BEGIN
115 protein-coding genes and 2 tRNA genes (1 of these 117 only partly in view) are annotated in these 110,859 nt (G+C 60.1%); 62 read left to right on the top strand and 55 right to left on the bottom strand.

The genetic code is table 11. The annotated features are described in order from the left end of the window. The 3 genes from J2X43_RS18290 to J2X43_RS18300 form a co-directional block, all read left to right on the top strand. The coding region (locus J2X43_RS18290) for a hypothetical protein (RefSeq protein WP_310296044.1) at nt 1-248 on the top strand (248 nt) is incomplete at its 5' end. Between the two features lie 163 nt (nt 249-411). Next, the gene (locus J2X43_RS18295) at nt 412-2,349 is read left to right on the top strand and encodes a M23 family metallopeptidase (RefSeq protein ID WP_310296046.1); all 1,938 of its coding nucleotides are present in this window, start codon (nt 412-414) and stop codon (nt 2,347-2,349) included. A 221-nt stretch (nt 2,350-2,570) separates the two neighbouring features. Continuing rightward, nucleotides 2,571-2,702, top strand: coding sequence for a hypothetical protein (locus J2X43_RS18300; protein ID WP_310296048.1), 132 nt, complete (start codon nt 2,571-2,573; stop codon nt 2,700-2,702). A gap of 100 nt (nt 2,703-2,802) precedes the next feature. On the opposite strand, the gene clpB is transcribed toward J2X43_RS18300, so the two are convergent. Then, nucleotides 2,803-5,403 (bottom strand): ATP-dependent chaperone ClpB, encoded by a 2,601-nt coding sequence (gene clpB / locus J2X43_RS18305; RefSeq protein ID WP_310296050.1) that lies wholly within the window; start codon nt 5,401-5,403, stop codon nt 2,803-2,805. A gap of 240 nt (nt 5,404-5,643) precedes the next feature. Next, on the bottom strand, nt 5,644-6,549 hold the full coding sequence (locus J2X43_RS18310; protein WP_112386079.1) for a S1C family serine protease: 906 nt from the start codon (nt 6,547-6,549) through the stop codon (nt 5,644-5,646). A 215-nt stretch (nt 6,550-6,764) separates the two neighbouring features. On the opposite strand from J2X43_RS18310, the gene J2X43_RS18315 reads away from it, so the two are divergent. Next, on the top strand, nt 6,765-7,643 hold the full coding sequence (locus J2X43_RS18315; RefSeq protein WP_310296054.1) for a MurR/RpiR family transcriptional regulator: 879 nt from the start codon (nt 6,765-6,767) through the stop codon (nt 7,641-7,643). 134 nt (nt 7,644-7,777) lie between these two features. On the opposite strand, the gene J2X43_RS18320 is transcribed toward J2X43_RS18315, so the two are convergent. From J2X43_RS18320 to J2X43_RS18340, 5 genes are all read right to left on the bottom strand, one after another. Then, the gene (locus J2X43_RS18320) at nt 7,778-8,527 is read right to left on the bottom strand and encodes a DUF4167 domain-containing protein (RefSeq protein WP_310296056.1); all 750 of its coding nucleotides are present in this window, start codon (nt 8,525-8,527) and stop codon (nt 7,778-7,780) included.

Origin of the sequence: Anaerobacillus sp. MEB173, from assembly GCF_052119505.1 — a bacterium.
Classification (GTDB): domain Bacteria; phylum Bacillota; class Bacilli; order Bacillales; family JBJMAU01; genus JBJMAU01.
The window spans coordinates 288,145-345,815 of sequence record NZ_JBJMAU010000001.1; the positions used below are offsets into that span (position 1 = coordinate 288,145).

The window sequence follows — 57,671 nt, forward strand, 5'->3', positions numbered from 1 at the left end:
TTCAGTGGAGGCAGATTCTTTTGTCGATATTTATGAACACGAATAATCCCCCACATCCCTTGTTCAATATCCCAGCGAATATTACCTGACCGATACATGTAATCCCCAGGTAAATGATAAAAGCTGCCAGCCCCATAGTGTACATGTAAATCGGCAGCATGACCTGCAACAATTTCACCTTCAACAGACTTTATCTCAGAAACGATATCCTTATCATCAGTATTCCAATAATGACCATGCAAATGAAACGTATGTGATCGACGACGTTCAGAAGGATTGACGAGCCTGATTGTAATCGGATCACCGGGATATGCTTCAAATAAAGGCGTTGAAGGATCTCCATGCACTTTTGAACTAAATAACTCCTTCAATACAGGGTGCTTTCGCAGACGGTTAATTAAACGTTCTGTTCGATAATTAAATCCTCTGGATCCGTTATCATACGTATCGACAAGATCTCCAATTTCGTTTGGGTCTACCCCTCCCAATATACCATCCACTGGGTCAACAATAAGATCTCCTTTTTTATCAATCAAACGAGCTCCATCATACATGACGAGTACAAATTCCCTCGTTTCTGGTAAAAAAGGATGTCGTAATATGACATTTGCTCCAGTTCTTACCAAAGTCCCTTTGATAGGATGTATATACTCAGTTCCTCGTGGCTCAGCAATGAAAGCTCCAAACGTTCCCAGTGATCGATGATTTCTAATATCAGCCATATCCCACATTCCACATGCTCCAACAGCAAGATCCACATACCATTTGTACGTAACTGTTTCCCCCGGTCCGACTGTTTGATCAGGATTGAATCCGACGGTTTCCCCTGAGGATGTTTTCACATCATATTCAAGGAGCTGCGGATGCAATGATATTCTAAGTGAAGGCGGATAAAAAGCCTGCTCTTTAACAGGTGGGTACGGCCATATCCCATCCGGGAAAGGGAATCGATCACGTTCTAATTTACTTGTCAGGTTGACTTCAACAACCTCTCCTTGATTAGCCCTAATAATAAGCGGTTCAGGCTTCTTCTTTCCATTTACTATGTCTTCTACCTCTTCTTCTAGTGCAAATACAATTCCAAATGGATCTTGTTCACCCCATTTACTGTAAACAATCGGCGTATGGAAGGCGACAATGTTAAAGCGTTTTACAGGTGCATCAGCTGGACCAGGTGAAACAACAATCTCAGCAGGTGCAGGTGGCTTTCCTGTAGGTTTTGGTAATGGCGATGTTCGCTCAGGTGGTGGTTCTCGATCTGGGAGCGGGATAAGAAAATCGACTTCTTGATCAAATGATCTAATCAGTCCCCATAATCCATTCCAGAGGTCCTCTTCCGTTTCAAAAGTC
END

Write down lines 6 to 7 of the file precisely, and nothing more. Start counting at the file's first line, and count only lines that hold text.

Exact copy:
The window sequence follows — 57,671 nt, forward strand, 5'->3', positions numbered from 1 at the left end:
TTCAGTGGAGGCAGATTCTTTTGTCGATATTTATGAACACGAATAATCCCCCACATCCCTTGTTCAATATCCCAGCGAATATTACCTGACCGATACATGTAATCCCCAGGTAAATGATAAAAGCTGCCAGCCCCATAGTGTACATGTAAATCGGCAGCATGACCTGCAACAATTTCACCTTCAACAGACTTTATCTCAGAAACGATATCCTTATCATCAGTATTCCAATAATGACCATGCAAATGAAACGTATGTGATCGACGACGTTCAGAAGGATTGACGAGCCTGATTGTAATCGGATCACCGGGATATGCTTCAAATAAAGGCGTTGAAGGATCTCCATGCACTTTTGAACTAAATAACTCCTTCAATACAGGGTGCTTTCGCAGACGGTTAATTAAACGTTCTGTTCGATAATTAAATCCTCTGGATCCGTTATCATACGTATCGACAAGATCTCCAATTTCGTTTGGGTCTACCCCTCCCAATATACCATCCACTGGGTCAACAATAAGATCTCCTTTTTTATCAATCAAACGAGCTCCATCATACATGACGAGTACAAATTCCCTCGTTTCTGGTAAAAAAGGATGTCGTAATATGACATTTGCTCCAGTTCTTACCAAAGTCCCTTTGATAGGATGTATATACTCAGTTCCTCGTGGCTCAGCAATGAAAGCTCCAAACGTTCCCAGTGATCGATGATTTCTAATATCAGCCATATCCCACATTCCACATGCTCCAACAGCAAGATCCACATACCATTTGTACGTAACTGTTTCCCCCGGTCCGACTGTTTGATCAGGATTGAATCCGACGGTTTCCCCTGAGGATGTTTTCACATCATATTCAAGGAGCTGCGGATGCAATGATATTCTAAGTGAAGGCGGATAAAAAGCCTGCTCTTTAACAGGTGGGTACGGCCATATCCCATCCGGGAAAGGGAATCGATCACGTTCTAATTTACTTGTCAGGTTGACTTCAACAACCTCTCCTTGATTAGCCCTAATAATAAGCGGTTCAGGCTTCTTCTTTCCATTTACTATGTCTTCTACCTCTTCTTCTAGTGCAAATACAATTCCAAATGGATCTTGTTCACCCCATTTACTGTAAACAATCGGCGTATGGAAGGCGACAATGTTAAAGCGTTTTACAGGTGCATCAGCTGGACCAGGTGAAACAACAATCTCAGCAGGTGCAGGTGGCTTTCCTGTAGGTTTTGGTAATGGCGATGTTCGCTCAGGTGGTGGTTCTCGATCTGGGAGCGGGATAAGAAAATCGACTTCTTGATCAAATGATCTAATCAGTCCCCATAATCCATTCCAGAGGTCCTCTTCCGTTTCAAAAGTC